July 20, Wednesday
There’s a heaviness to the air as I pack up and prepare to depart Beaver Dick County Park, near Rexburg, ID. Insects hum from the protection of the scrubby woods, there’s not a lick of breeze to be found. It’s going to be a hot day.
Luckily my destination is at a higher elevation. At Rexburg I get back on US20 headed north and drive through several towns and farming communities. The boundary of Targhee National Forest is easy to spot from a distance – a plateau of darker green carpeted with conifers.
There’s a lot of road work under way between Ashton and Island Park. I get stopped once where a stretch of the road is down to one lane. The fellow in front of me gets out of his car to grab something from his back seat. The lady behind me gets out to talk to the fellow directing traffic – probably to ask how long it’ll take. Farther back, a young man ducks off into the woods, probably to relieve himself. Being an RVer is incredibly handy in this sort of situation. If I need to use the bathroom, I have it with me. If I’m hungry, my pantry is just a few feet away.
About 15 minutes pass, then the stream of cars start coming from the direction, it’s almost our turn. The rest of the drive is uneventful.
Island Park isn’t a town so much as a loose collection of subdivisions and businesses catering to tourists. It spans many miles along 20 but isn’t a built up area. Technically, my boondocking spot is in Island Park. Finding the boondocking area isn’t hard, during the busy summer season you can see RVs right from 20, but it’s hard to give directions. I’ll do my best, but the easiest way is to go to the Campendium or Free Campsites website and look at a map – this is a popular area and it’s well documented.
Red Rock Road is south of Henry’s Lake on the west side of 20. It’s a paved road, but immediately after turning onto it you turn right (north) onto Bootjack Drive (a wide dirt road) and cross the cattle grate. The spur roads to the boondocking start right after that.
Parts of the area are forested and parts are open meadow, so whether you have solar or prefer shade and a generator, there are options. Depending on the time of year that you come, privacy may be a rare commodity. This spot is about 20 minutes from West Yellowstone and July is the busiest month of the year for the park. There is plenty of space, as long as you’re willing to crowd together. In places, it looks like a campground. Big rigs will have no trouble accessing the spots at the start of the spur roads and there are several large groups with ATVs when I arrive.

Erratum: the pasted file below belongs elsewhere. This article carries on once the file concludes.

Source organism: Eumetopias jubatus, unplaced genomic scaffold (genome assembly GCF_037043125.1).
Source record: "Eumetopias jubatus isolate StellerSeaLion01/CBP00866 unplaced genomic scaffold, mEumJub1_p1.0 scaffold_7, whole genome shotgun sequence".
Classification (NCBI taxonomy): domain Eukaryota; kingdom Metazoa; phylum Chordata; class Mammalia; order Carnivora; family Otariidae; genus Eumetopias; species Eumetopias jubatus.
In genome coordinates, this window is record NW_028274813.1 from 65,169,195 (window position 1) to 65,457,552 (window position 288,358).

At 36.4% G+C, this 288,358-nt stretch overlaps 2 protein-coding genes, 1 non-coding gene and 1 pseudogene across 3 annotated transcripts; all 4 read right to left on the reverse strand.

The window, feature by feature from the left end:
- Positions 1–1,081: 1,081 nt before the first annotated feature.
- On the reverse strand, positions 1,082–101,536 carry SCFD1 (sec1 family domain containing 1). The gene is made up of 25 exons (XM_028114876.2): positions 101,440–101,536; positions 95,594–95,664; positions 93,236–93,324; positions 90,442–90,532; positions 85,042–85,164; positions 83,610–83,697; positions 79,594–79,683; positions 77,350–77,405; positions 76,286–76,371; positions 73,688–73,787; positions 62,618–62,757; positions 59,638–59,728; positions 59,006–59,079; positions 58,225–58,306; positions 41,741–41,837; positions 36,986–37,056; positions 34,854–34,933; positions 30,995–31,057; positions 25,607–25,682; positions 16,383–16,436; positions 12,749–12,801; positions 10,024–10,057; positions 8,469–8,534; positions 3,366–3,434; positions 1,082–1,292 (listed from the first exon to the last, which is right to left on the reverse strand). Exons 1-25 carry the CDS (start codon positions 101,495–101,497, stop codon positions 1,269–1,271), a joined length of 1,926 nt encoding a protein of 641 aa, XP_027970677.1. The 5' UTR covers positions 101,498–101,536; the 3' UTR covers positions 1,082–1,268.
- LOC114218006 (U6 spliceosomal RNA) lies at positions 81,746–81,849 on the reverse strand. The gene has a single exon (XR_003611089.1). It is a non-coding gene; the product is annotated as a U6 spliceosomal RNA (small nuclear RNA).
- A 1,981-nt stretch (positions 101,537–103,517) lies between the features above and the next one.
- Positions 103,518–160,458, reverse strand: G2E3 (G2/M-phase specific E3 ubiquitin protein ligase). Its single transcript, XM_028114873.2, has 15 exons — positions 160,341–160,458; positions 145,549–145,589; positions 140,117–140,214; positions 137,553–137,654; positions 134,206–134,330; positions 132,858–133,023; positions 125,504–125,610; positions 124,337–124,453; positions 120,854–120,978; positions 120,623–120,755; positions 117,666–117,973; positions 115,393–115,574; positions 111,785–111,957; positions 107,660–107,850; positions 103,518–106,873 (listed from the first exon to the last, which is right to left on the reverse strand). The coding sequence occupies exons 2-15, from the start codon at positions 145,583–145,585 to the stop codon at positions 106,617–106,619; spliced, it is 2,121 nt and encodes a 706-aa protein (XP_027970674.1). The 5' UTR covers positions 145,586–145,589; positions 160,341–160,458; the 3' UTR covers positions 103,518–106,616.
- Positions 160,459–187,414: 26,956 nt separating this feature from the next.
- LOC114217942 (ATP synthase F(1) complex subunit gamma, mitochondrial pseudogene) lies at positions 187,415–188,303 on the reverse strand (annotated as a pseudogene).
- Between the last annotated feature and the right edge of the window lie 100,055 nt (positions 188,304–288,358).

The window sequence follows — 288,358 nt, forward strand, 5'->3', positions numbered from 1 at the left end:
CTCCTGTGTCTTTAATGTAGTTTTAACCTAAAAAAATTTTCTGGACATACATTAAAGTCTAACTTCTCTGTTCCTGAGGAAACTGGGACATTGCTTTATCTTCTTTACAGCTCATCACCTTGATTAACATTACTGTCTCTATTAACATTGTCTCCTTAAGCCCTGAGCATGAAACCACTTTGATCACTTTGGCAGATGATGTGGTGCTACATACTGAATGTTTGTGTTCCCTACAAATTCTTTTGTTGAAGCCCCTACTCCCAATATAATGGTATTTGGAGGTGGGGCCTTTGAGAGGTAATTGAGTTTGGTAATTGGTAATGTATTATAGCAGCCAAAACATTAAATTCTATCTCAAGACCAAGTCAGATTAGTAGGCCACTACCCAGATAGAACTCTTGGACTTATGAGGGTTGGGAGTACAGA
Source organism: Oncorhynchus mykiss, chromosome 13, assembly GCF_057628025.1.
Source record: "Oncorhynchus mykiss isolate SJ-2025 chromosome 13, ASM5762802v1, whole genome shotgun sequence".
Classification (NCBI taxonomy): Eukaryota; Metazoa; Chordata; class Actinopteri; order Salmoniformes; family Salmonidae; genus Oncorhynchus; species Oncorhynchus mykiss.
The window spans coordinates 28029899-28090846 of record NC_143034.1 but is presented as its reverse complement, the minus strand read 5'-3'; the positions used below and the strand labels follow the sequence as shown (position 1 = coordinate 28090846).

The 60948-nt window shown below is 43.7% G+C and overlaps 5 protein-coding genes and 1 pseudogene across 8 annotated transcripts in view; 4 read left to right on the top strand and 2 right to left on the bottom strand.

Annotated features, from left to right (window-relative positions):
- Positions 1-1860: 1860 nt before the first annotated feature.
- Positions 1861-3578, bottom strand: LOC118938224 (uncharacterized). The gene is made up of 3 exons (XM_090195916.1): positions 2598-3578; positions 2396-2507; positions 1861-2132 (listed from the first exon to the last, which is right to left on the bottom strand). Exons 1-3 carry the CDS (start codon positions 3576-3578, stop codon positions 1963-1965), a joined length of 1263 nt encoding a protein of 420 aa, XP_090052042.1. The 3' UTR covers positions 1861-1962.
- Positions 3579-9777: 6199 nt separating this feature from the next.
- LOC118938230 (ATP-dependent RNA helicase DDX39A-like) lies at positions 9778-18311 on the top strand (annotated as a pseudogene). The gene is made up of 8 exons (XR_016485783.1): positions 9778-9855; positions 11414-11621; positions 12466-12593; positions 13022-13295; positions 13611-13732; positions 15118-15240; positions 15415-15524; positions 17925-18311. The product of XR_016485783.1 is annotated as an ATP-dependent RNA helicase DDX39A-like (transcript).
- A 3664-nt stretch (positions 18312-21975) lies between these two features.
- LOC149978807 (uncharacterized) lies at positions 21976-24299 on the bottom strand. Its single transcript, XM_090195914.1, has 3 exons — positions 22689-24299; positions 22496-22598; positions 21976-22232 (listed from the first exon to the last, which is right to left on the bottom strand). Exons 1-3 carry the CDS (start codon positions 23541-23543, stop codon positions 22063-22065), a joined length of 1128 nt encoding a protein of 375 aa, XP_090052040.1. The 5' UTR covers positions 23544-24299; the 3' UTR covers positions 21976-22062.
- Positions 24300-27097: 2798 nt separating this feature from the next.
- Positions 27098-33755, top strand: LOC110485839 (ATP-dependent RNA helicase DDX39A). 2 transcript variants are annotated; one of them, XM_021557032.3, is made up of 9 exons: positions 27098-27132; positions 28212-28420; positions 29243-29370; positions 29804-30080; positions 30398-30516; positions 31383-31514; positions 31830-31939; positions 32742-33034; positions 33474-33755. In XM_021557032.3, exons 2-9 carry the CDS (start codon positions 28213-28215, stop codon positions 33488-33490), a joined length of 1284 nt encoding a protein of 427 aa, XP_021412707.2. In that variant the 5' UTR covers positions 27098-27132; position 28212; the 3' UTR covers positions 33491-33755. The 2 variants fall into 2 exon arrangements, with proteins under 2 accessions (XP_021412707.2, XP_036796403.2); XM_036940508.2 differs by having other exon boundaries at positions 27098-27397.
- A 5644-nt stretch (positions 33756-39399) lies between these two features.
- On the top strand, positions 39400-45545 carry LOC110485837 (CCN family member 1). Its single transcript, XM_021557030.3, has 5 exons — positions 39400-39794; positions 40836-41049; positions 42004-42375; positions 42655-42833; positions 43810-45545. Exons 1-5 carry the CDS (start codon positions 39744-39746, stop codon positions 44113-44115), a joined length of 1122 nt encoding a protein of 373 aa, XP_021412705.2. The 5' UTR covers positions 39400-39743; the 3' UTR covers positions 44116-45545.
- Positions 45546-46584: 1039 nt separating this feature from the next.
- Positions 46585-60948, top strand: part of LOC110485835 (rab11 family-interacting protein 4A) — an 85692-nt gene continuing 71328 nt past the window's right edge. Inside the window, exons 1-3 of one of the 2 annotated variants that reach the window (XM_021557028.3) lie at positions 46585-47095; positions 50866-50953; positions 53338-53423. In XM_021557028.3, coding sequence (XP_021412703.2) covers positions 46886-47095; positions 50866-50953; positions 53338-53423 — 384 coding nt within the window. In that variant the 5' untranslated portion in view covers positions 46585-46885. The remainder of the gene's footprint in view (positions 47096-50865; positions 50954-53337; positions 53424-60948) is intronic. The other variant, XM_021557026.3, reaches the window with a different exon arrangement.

Wanting to be away from the crowds, I drive farther in, where the dirt road is very rutted from being driven over while wet. This is probably the bumpiest road I’ve driven on to find camping, although the road condition must change constantly depending on the weather. If there’s significant rain in the forecast, you’d be better off staying up front.
I find a clearing in the woods big enough that my solar won’t be useless and pull on in. The grass is very tall out here but in the popular sites it looks like it gets cut occasionally, I don’t know if the forest service does this or if campers do it themselves.
July 26, Tuesday
After several days hanging out around camp, I take a drive down Red Rock Road out to the lake. There is supposedly boondocking along the shore. There is definitely boondocking along the road before you get to the lake. This camper had several bovine visitors when I drove past.
All the trees around my site make it hard to tell, but this really is a pretty area. Forests of pine, sagebrush meadows with wildflowers, and mountains. Today the sky is overcast, lending a moody air to the landscape.
You may wonder why I so often take day trips when it’s cloudy, it’s certainly not by chance. There are two reasons. For starters, overcast days tend to be cooler. If I can avoid getting sweaty, I don’t need to shower as often. It’s a cost and time-saving method for a boondocker. The second reasons is on cloudy days I’m not drawing much power in from my solar equipment, so I can’t be on my computer working all day.
Bertha rumbles up to the edge of the lake at the location where the boondocking is suppose to be. There’s nobody camping here, and I’m not sure this is a “legit” location. I do find one firepit, but it’s been mostly dismantled and doesn’t look like it’s been used for a while. My guess is people occasionally come out here to overnight, but if you tried for an extended stay you’d be kicked out.
There are other camping options, for those who want to be closer to the lake. On the east end is Henry’s Lake State Park, on the west is Bill Frome Memorial County RV Park. I haven’t been to either so you’ll have to look online for details.
Henry’s Lake is good sized. Wind coming out of the north blows waves up on the rocky shore below, there’s a bit of a cliff here.
Once again I test Bertha’s off-roading capabilities, following the dirt road beyond the quasi-camping area along the lake shore. I soon encounter a group of free-ranging cattle that are reluctant to move and let me past. Beyond them is another camp site, this one with an intact fire ring, but there’s no way I’d take Cas this far down the road, it’s just too rough.
Just beyond the campsite, the road climbs sharply up a hill that Bertha can’t pass. I just can’t get enough traction on the loose dirt to power up it, maybe if I had all-terrain tires. When I stop, the truck starts sliding backwards at an angle which is a bit alarming. I’m able to straighten up and back up to the campsite to turn around.
Up next: Hiking in Yellowstone, and a visitor to camp.
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